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Modes And intervals

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SirChick
(@sirchick)
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Joined: 15 years ago
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Topic starter  

Im having a real pain the ass problem with my playing. This isn't really theory here as i know my theory.. its more about applying theory to the physical playing.

Let me explain, when i play guitar i play from what i visualize, and what i visualize is patterns of the modes/scales. Now i know i should steer clear of this and thankfully I've only been playing too years so i haven't been using patterns for long so i can prob escape the habit, so I've purposely stopped playing till i work out how to not see patterns and how to see it differently. Reason why is cos i keep repeating the same riffs alot because i know they will work if you get me, seeing patterns is limiting my umm not sure how to explain it really but basically i play alot of similar riffs when improvising because they are my safety nets they wont sound wrong basically. But if wanted to get adventurous i can't think well and end up playing many licks i can already do.

So how should i view the guitar fretboard should it be intervals and also how do i approach seeing and using such visualizations and getting patterns out of my mind to make life easier i really dont know any easy step to doing it.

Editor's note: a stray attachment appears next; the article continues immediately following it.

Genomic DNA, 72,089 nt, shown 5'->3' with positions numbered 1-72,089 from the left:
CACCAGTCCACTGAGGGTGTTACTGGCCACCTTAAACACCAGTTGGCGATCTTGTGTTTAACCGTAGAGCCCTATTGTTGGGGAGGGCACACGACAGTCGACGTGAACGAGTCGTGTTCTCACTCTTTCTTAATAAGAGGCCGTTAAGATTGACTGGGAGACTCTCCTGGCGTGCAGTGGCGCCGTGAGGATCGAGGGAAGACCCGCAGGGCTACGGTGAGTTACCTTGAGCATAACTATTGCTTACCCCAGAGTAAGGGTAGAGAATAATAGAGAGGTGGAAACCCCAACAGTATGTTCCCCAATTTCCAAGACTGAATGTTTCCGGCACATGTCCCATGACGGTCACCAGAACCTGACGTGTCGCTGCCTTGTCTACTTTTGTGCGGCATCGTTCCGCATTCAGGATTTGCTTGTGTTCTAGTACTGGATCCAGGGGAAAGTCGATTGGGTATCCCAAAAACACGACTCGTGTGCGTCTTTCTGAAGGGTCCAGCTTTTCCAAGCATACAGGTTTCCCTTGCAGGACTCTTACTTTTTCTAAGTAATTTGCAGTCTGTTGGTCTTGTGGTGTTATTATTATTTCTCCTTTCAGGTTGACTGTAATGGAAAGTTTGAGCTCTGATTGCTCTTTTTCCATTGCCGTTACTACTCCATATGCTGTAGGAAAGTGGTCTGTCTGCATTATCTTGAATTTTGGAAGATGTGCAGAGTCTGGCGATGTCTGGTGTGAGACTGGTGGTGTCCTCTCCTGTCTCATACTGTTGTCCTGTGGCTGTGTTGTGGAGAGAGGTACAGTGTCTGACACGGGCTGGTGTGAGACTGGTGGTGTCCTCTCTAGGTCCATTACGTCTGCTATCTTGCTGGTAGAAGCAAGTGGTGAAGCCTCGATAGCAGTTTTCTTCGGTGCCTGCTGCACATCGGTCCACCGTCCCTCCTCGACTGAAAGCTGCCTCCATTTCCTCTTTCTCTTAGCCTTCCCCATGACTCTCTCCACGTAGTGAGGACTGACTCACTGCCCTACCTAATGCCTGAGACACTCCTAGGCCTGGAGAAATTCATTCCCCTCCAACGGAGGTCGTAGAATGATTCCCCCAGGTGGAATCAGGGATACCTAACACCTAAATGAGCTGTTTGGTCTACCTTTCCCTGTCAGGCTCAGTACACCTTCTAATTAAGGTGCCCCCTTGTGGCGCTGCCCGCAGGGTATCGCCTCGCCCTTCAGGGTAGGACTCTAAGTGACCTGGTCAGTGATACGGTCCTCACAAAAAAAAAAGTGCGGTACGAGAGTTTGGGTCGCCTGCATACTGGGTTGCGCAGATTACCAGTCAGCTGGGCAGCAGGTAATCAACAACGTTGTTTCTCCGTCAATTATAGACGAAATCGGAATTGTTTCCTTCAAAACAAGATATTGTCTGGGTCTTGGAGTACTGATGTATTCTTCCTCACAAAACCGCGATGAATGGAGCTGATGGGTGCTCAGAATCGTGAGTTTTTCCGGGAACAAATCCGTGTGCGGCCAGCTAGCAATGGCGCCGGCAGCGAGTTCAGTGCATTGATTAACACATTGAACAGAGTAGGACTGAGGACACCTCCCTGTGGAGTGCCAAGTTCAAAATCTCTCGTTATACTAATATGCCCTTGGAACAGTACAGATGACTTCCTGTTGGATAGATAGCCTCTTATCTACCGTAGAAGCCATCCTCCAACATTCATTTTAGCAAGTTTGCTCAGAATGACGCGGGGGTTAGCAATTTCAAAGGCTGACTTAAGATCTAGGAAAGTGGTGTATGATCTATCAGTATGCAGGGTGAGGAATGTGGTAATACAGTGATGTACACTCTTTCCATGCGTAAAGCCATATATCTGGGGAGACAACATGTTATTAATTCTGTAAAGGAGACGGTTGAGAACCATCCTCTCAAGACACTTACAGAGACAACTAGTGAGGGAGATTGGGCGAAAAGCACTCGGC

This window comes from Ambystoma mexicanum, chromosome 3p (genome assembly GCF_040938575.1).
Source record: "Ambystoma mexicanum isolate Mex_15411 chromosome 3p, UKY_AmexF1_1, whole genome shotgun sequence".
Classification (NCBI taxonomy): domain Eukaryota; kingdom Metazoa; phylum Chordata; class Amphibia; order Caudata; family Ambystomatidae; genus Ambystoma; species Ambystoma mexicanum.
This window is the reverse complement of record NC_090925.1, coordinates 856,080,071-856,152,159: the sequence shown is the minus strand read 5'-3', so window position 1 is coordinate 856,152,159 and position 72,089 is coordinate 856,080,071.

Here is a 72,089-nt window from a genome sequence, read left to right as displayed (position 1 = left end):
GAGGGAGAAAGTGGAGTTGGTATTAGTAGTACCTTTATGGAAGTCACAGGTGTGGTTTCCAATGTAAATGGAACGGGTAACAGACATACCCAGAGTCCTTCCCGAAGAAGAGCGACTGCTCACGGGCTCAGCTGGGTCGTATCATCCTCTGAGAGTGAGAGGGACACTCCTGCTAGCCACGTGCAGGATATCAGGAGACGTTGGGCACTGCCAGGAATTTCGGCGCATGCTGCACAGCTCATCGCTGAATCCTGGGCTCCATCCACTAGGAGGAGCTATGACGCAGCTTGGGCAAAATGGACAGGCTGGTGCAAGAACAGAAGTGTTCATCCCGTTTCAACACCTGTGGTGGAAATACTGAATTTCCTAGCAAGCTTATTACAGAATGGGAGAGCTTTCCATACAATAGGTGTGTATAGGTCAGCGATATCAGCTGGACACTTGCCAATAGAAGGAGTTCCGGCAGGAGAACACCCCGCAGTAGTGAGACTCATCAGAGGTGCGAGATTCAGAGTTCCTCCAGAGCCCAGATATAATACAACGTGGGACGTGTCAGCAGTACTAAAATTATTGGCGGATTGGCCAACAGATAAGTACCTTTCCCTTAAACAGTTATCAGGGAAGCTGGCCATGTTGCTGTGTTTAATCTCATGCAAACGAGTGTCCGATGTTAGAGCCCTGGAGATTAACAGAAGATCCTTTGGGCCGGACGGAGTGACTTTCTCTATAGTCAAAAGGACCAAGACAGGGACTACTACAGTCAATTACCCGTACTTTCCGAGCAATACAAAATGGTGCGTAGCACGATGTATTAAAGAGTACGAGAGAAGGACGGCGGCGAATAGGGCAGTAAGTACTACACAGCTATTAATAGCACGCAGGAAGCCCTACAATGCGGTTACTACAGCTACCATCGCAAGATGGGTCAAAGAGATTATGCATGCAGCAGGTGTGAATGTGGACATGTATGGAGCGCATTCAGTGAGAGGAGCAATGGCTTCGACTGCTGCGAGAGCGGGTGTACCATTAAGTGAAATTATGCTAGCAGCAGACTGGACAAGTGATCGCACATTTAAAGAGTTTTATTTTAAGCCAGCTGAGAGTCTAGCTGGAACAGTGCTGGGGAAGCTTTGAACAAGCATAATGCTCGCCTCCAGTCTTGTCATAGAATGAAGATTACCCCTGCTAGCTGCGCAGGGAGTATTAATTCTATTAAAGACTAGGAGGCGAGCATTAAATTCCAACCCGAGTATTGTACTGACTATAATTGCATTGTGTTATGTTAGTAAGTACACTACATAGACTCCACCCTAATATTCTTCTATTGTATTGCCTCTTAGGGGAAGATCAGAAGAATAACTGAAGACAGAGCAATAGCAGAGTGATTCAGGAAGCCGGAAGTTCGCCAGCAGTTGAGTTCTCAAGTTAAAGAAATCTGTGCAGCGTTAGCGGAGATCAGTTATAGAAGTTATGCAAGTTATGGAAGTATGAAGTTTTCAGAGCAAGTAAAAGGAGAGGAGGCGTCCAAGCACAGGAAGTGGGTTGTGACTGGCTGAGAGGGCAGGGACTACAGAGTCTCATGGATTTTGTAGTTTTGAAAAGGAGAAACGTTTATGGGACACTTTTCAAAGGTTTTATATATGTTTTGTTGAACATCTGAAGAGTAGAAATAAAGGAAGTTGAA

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cnev
 cnev
(@cnev)
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I don't have an answer for you since I'm pretty much in the same boat. But trying to play intervals may be a start.

I kind of have the same impression as you that once you are REALLY comfortable with the positions they will become second nature and you won't see them like that.

doyou tend to play a certain position more than others? If so force yourself to move around the neck. Trying mixing major and minor pent scales. I guess what I'm tryng to say is experiment a bit, you'll find that you can use notes outside the patterns in certain instances and still sound good.

"It's all about stickin it to the man!"
It's a long way to the top if you want to rock n roll!


   
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Ignar Hillström
(@ignar-hillstrom)
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Playing 'free' consists of three parts:

1) Creating a melody in your head. Practice by just humming along with backing tracks.
2) Hearing the intervals of the melody in your head. Practice this with the interval eartrainer at http://www.musictheory.net
3) Play the intervals. Practice this by using the interval trainer again, but now try to play these intervals on as many places on the fretboard as you can find.

After a while you'll be able to play small melodies regardless of what it is. Keep it going and the melodies will get longer and longer.


   
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NoteBoat
(@noteboat)
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It really is about melody, rather than pattern. You don't want to "see" the fretboard as much as you "hear" it...

If I'm playing in C major at the 5th position, I'm going to need a B note that's not under my fingers. If I "see" the fretboard, I'm stuck the way I see it - I either move to the 4th fret or the 9th for B, depending on how I learned the pattern.

But if I "hear" the fretboard, I'll do whichever one is easier to finger for the line I'm following. I might use both in the same solo.